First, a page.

The opinion of the court was delivered by: Gary L. Sharpe, United States District Judge
Presently before the Court is a petition for habeas corpus brought by Petitioner Randy Hampton pursuant to 28 U.S.C. § 2241. Dkt. No. 1. Petitioner has paid the filing fee required for this action. Petitioner, who is confined at the Federal Correctional Institution at Ray Brook, New York, brings this action to challenge a sentence imposed by the United States District Court for the Southern District of New York. Petitioner was convicted on April 1, 1996 and sentenced to a term of 360 months imprisonment. Dkt. No. 1, Petition at 2. Petitioner does not indicate whether he appealed from his conviction and sentence. According to Petitioner, he filed a motion, pursuant to 28 U.S.C. § 2255 in the sentencing court, which that court denied on January 22, 2003. Dkt. No. 1, Memorandum of Law at 3.
In support of his Petition, Petitioner relies upon Apprendi v. New Jersey, 530 U.S. 466, 120 S.Ct. 2348 (2000);*fn1 Blakely v. Washington, 542 U.S. 296, 124 S.Ct. 2531 (2004);*fn2 and United States v. Booker, 543 U.S. 220, 125 S.Ct. 738 (2005).*fn3 Petitioner asserts that his sentence enhancements violate his Sixth Amendment right to a jury trial, and that he is therefore entitled to resentencing. Dkt. No. 1, Memorandum of Law at 4.*fn4
A. Section 2255 and Section 2241
A prisoner in custody under sentence of a federal court who wishes to attack the validity of his conviction or sentence collaterally may file a motion in the sentencing court pursuant to 28 U.S.C. § 2255. See 28 U.S.C. § 2255; Adams v. United States, 372 F.3d 132, 134 (2d Cir. 2004); Chambers v. United States, 106 F.3d 472, 474 (2d Cir. 1997). That right, however, is not unlimited. Rather, § 2255 contains a gatekeeping provision that limits a petitioner's ability to file a second or successive § 2255 motion. In pertinent part, this statute provides that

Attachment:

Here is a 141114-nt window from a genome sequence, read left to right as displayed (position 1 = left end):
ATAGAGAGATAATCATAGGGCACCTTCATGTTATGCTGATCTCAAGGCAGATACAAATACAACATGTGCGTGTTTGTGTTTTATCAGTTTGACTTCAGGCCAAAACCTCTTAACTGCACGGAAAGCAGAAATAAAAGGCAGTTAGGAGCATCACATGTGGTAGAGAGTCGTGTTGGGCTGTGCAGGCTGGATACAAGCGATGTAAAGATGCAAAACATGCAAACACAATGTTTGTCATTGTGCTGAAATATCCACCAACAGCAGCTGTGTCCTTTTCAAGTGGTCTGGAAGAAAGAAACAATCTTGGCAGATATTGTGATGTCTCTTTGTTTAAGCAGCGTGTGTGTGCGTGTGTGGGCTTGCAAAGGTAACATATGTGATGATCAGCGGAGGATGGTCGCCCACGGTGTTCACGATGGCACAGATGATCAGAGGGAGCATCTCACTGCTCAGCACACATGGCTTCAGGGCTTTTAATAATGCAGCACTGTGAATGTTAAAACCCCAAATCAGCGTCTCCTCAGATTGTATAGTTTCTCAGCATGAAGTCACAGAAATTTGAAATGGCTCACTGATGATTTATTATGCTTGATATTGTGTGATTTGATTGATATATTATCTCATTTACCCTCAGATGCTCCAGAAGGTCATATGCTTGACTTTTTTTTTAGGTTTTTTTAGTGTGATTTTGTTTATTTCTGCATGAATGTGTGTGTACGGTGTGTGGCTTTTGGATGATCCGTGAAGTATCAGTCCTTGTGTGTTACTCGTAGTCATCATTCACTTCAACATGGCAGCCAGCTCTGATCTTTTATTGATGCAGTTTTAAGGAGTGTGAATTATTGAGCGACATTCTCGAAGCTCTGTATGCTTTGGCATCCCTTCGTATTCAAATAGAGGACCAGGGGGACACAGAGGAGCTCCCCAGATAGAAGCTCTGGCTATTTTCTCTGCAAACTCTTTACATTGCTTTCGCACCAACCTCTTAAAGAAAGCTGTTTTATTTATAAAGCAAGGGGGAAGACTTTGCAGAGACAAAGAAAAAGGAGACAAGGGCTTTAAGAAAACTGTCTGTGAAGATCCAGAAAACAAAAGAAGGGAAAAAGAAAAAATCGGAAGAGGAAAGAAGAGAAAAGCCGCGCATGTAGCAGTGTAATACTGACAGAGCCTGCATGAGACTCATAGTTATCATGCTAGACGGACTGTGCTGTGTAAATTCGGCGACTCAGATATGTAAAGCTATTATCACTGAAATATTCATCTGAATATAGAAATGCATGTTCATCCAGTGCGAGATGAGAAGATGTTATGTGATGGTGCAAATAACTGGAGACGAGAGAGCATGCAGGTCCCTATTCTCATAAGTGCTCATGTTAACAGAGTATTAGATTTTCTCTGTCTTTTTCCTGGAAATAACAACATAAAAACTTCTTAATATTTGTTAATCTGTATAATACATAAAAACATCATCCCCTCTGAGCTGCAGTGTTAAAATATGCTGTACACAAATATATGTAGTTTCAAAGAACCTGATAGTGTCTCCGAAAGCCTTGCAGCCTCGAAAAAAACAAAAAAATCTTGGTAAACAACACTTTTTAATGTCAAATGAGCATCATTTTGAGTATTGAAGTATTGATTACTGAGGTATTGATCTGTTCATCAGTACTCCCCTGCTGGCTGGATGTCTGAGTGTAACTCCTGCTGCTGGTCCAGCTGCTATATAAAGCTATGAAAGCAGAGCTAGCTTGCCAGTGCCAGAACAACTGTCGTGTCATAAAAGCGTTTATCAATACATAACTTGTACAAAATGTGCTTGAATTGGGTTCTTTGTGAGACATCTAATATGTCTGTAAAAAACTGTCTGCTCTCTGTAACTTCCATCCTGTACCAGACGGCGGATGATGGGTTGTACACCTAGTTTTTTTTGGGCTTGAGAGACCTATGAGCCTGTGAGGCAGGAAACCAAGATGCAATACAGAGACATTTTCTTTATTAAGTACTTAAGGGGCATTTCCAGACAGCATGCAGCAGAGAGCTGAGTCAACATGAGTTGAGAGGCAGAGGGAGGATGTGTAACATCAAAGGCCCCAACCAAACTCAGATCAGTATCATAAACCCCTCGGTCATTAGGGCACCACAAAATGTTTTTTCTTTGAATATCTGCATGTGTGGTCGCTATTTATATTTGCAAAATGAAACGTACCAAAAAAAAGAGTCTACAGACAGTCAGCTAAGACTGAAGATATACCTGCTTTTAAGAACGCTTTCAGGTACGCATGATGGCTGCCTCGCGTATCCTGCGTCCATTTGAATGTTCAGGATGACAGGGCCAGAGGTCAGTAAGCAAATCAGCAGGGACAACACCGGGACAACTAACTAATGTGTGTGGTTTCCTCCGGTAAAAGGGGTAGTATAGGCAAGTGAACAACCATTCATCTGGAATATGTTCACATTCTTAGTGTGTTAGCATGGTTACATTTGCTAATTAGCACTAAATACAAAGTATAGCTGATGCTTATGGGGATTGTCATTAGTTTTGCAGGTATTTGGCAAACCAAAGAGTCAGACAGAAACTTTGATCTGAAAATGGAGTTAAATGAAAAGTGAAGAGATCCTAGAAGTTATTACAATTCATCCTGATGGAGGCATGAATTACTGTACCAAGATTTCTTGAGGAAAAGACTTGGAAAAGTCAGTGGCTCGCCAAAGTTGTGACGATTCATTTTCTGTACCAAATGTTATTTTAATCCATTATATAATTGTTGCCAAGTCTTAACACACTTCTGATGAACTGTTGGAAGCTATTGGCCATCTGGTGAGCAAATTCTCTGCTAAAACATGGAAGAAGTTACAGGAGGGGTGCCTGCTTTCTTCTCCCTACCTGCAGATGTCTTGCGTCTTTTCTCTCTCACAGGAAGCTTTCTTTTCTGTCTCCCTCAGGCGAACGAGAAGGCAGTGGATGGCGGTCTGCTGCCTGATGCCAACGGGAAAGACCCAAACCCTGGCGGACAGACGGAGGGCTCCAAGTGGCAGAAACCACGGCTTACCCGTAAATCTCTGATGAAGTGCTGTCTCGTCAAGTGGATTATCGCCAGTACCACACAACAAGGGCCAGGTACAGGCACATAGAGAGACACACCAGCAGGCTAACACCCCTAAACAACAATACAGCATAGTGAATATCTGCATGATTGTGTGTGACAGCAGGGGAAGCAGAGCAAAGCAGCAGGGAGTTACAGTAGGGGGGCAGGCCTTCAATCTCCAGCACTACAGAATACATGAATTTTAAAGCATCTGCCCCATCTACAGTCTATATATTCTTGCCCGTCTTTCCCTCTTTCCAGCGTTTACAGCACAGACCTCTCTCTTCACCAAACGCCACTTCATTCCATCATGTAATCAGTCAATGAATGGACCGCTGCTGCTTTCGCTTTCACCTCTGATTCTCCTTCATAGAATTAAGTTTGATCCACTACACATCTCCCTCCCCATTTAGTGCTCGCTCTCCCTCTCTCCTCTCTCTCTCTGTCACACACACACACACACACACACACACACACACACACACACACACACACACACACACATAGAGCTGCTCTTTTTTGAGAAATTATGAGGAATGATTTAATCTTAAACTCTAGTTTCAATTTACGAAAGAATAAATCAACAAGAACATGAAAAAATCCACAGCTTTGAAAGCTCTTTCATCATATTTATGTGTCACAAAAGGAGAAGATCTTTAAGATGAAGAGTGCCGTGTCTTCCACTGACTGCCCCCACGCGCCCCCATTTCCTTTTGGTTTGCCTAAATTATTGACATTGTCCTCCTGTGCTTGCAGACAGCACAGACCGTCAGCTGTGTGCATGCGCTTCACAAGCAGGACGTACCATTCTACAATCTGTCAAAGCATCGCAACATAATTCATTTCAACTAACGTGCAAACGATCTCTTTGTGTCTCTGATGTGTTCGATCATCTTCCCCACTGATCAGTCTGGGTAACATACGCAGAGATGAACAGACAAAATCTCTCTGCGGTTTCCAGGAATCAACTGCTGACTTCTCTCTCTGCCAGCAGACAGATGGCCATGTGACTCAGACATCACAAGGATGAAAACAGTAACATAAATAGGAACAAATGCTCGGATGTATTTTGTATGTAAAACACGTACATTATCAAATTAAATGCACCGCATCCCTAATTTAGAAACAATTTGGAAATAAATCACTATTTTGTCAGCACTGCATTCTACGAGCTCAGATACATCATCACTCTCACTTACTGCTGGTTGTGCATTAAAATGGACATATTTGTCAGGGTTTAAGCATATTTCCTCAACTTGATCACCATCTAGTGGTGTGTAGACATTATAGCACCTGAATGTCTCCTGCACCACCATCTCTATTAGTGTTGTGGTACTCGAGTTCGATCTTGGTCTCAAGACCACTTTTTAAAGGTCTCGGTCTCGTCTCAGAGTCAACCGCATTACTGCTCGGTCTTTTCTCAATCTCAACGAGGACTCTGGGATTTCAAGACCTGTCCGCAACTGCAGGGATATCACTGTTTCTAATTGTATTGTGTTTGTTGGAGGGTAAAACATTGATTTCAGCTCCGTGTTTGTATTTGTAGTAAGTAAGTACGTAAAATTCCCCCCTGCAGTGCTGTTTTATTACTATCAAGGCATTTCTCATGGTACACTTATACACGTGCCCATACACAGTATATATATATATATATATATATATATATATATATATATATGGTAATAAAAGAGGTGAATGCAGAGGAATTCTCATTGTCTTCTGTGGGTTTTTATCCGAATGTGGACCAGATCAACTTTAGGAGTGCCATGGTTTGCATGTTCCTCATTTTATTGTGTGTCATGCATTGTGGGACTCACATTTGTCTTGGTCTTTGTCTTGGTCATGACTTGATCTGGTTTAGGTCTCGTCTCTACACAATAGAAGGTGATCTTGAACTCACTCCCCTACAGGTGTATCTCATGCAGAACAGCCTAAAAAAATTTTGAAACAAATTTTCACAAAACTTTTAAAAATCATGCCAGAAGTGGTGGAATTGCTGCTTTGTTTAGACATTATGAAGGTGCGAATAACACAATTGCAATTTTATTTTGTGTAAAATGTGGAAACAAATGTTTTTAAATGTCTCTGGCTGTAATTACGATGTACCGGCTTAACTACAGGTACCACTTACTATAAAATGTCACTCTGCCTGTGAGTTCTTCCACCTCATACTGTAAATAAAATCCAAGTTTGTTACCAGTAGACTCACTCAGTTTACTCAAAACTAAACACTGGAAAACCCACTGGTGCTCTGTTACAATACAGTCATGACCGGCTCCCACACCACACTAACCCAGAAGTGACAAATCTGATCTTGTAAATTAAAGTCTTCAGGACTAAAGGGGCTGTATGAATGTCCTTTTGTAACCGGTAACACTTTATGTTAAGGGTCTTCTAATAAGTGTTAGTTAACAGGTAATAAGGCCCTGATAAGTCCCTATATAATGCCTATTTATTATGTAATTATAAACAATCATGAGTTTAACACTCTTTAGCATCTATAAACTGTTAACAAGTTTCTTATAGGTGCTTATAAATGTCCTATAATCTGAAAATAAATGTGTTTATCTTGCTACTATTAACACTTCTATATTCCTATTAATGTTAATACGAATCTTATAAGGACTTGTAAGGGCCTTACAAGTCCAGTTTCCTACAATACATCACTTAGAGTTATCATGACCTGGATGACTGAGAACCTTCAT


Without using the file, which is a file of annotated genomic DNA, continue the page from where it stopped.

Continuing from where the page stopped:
[a] second or successive motion must be certified as provided in section 2244 by a panel of the appropriate court of appeals to contain --
(1) newly discovered evidence that, if proven and viewed in light of the evidence as a whole, would be sufficient to establish by clear and convincing evidence that no reasonable factfinder would have found the movant guilty of the offense; or
(2) a new rule of constitutional law, made retroactive to cases on collateral review by the Supreme Court, that was previously unavailable.
By contrast, a petition pursuant to 28 U.S.C. § 2241 is the proper vehicle to challenge the execution of a sentence. See Adams, 372 F.3d at 135; 28 U.S.C. § 2241. For example, a petitioner may use a § 2241 petition to challenge a federal official's computation of a sentence, parole decisions, or prison disciplinary actions. See Jiminian v. Nash, 245 F.3d 144, 146 (2d Cir. 2001) (citation omitted). A federal prisoner, however, generally may not seek relief from his conviction or sentence pursuant to a § 2241 petition.
B. Section 2255's Savings Clause
There is an exception to the bar against a federal prisoner using a § 2241 petition to attack a federal conviction collaterally. Pursuant to the so-called "savings clause" of § 2255, a federal prisoner may seek relief under § 2241 if he can show that his remedy under § 2255 "is inadequate or ineffective to test the legality of his ...